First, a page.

• February 9 down the years

Sylvester Stallone drops plans for F1 movie

What happened on February 9 in Formula One history
Sylvester Stallone had to drop his plans to make a movie about F1 © Getty Images

Sylvester Stallone disappointed F1 fans when he revealed that his highly anticipated motor racing film, Driven, would in fact be based on the American CART Champ Car series. He had spent more than two years visiting grand prix for research but said F1 was too closed and Bernie Ecclestone too powerful for such a project to work. "I apologise to fans of Formula 1, but there is a certain individual there who runs the sport that has his own agenda," he said. "F1 is very formal, and it's very hard to get to know people. Here in CART it is much more open and that will be reflected in the film. It is extremely important to me that we create a film that accurately depicts the true sense of CART - the emotion, excitement, speed, technology and glamour that is Champ Car racing." The movie was released in 2001 but flopped and was nominated for seven 'Razzie awards', given to the worst movies of the year.

The Indianapolis Motor Speedway Corporation was founded to organise and hold races at the world renowned Indianapolis Speedway . The first few events proved to be a disaster, however, as the hurriedly laid track surface of crushed stone and tar broke up. The organisers quickly found a solution by laying the surface with bricks, giving the venue its nickname, 'The Brickyard'. The first Indy 500 was held in 1911 and the race is now the biggest single-day motorsport event, attracting 400,000 fans each year.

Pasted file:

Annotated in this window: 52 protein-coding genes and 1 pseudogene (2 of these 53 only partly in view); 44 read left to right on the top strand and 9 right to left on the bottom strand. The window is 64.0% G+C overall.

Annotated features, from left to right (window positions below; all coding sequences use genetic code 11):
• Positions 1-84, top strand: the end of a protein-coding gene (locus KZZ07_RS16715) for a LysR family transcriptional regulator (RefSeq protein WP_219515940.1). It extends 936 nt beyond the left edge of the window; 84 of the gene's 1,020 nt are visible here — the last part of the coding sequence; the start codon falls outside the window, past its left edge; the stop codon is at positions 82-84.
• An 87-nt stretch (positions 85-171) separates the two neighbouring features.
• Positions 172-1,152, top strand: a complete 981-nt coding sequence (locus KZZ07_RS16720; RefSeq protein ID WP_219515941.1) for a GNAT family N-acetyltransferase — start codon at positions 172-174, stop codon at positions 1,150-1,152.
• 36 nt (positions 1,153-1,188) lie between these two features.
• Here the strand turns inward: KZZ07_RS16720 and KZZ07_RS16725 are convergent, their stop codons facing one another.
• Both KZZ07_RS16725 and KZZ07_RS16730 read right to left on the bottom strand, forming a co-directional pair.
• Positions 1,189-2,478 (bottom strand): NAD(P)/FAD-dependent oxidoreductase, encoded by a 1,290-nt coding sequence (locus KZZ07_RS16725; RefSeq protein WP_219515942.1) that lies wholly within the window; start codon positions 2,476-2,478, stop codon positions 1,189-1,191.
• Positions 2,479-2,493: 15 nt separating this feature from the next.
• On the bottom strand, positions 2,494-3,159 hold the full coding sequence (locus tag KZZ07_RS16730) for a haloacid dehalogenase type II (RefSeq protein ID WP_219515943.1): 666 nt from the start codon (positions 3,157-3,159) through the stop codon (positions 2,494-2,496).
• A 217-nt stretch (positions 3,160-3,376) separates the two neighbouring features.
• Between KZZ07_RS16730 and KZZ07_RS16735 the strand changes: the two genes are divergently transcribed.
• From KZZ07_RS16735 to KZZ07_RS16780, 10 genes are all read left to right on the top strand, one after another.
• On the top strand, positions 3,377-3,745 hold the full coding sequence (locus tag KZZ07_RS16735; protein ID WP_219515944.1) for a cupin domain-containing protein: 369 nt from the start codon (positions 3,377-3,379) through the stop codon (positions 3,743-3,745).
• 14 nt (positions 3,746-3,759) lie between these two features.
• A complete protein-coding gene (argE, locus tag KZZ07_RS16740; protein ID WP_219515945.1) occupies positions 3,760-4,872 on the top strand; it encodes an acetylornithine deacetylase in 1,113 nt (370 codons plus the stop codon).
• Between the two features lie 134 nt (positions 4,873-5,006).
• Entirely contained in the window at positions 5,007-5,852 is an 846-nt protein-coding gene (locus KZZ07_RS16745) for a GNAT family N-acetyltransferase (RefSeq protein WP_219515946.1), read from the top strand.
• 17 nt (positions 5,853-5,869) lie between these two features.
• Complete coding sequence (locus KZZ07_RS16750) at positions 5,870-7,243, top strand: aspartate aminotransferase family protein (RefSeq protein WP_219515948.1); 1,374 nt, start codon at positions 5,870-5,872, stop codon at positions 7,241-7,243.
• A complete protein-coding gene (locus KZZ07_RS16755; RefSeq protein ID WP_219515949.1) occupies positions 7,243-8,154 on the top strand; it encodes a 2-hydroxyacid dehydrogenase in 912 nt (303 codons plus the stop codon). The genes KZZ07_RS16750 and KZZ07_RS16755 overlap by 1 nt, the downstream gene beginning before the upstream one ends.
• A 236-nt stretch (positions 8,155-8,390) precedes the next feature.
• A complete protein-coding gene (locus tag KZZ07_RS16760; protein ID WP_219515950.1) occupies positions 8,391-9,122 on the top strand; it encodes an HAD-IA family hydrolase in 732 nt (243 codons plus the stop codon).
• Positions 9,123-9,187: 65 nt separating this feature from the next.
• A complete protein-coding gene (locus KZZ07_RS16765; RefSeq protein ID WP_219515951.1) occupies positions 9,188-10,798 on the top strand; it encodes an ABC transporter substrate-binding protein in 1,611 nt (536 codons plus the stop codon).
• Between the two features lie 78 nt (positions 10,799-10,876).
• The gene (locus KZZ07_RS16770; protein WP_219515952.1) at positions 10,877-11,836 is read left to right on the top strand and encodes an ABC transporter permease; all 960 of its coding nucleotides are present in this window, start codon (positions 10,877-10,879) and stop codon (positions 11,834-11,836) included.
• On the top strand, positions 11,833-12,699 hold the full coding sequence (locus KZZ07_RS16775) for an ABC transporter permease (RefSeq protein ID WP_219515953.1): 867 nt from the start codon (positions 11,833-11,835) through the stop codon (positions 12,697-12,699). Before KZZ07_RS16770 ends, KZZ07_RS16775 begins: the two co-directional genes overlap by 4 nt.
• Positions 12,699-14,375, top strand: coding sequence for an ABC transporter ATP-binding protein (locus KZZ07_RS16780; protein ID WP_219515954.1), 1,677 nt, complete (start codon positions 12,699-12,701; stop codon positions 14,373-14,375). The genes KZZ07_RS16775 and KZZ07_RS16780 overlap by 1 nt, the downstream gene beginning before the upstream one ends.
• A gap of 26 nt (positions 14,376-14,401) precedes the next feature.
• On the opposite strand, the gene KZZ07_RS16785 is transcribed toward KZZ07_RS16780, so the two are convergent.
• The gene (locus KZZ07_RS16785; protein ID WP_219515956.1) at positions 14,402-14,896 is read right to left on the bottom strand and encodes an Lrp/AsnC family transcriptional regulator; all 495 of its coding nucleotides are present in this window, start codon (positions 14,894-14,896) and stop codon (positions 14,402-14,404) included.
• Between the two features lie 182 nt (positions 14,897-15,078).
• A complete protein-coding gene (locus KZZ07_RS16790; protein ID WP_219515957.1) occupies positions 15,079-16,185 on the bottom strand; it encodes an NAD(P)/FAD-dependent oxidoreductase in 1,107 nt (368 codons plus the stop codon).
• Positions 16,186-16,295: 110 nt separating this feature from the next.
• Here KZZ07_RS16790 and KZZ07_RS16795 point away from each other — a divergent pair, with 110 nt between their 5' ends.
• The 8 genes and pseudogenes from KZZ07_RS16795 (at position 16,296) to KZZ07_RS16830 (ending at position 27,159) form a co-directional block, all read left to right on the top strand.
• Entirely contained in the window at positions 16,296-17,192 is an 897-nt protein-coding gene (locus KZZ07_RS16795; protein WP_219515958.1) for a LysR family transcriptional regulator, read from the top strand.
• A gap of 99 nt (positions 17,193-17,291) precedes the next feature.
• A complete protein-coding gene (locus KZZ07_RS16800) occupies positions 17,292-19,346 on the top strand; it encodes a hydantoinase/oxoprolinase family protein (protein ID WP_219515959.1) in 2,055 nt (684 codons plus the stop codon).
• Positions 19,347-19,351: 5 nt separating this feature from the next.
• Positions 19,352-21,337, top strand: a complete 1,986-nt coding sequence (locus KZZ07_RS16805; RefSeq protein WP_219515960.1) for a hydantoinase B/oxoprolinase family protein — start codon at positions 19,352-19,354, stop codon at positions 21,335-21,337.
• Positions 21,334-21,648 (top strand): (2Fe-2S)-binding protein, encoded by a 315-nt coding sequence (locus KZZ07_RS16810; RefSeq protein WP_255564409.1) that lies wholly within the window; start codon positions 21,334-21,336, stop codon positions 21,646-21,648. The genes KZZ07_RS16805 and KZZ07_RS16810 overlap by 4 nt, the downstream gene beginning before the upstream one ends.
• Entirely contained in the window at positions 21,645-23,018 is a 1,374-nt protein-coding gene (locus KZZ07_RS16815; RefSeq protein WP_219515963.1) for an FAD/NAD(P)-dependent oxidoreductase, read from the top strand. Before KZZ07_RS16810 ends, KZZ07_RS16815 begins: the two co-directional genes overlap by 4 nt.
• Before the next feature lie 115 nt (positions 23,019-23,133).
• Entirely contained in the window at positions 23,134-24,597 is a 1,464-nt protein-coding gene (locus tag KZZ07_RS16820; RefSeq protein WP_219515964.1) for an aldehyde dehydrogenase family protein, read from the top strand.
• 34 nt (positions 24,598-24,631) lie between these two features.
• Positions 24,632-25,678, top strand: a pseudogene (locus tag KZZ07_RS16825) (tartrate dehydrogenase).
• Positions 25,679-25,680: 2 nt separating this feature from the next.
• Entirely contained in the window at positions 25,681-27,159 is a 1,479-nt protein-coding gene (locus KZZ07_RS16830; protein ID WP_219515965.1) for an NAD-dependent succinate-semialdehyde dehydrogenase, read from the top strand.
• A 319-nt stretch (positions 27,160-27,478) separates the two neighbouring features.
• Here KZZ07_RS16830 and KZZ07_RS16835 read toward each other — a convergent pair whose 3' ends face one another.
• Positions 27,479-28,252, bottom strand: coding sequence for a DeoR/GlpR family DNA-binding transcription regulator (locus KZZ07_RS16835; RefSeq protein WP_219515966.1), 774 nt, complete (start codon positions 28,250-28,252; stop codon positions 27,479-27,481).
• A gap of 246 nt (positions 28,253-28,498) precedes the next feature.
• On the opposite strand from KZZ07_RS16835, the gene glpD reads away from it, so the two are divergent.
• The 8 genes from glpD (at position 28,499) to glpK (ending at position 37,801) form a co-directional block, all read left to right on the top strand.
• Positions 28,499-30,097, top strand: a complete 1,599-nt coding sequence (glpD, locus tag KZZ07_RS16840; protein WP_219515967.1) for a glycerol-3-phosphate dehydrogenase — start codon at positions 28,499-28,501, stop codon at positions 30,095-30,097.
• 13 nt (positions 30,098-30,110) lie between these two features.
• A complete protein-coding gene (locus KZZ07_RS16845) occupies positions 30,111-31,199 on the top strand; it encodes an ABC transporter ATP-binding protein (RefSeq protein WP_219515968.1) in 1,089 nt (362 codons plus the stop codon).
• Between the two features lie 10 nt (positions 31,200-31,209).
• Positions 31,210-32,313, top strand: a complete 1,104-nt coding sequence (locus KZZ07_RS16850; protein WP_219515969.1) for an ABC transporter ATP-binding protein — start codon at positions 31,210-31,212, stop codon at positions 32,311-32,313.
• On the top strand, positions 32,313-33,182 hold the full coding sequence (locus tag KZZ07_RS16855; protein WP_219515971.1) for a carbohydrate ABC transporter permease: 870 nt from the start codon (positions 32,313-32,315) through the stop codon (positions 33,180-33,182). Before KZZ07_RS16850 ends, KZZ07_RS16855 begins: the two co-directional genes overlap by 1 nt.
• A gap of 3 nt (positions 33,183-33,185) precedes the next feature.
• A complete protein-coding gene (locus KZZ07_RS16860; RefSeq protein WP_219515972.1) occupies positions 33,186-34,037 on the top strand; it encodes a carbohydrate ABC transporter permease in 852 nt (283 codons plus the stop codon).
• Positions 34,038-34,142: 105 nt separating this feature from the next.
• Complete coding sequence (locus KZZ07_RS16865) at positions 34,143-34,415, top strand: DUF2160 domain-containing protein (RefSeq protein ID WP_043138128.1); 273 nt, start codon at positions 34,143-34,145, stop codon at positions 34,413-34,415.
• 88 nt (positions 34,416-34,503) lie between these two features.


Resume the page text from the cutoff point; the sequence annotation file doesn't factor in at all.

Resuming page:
Ex-Formula One driver Gerhard Berger bought a 50% stake in Toro Rosso. The deal saw Red Bull boss Dietrich Mateschitz purchase 50% of Berger's shipping company in return. The team improved under Berger's part ownership and surprised the F1 establishment by winning the 2008 Italian Grand Prix. However, just a few months later Berger sold his share back to Mateschitz.

Tony Maggs was born in Pretoria, South Africa. He raced at 25 grand prix between 1961 and 1965 and scored three podiums with the Cooper team. After leaving F1 he continued to race in Formula 2 but quit motorsport altogether when he was involved in an accident which killed an eight-year-old spectator. He continued to attend historic events until his death but mainly concentrated on running his farm in the Northern Transvaal.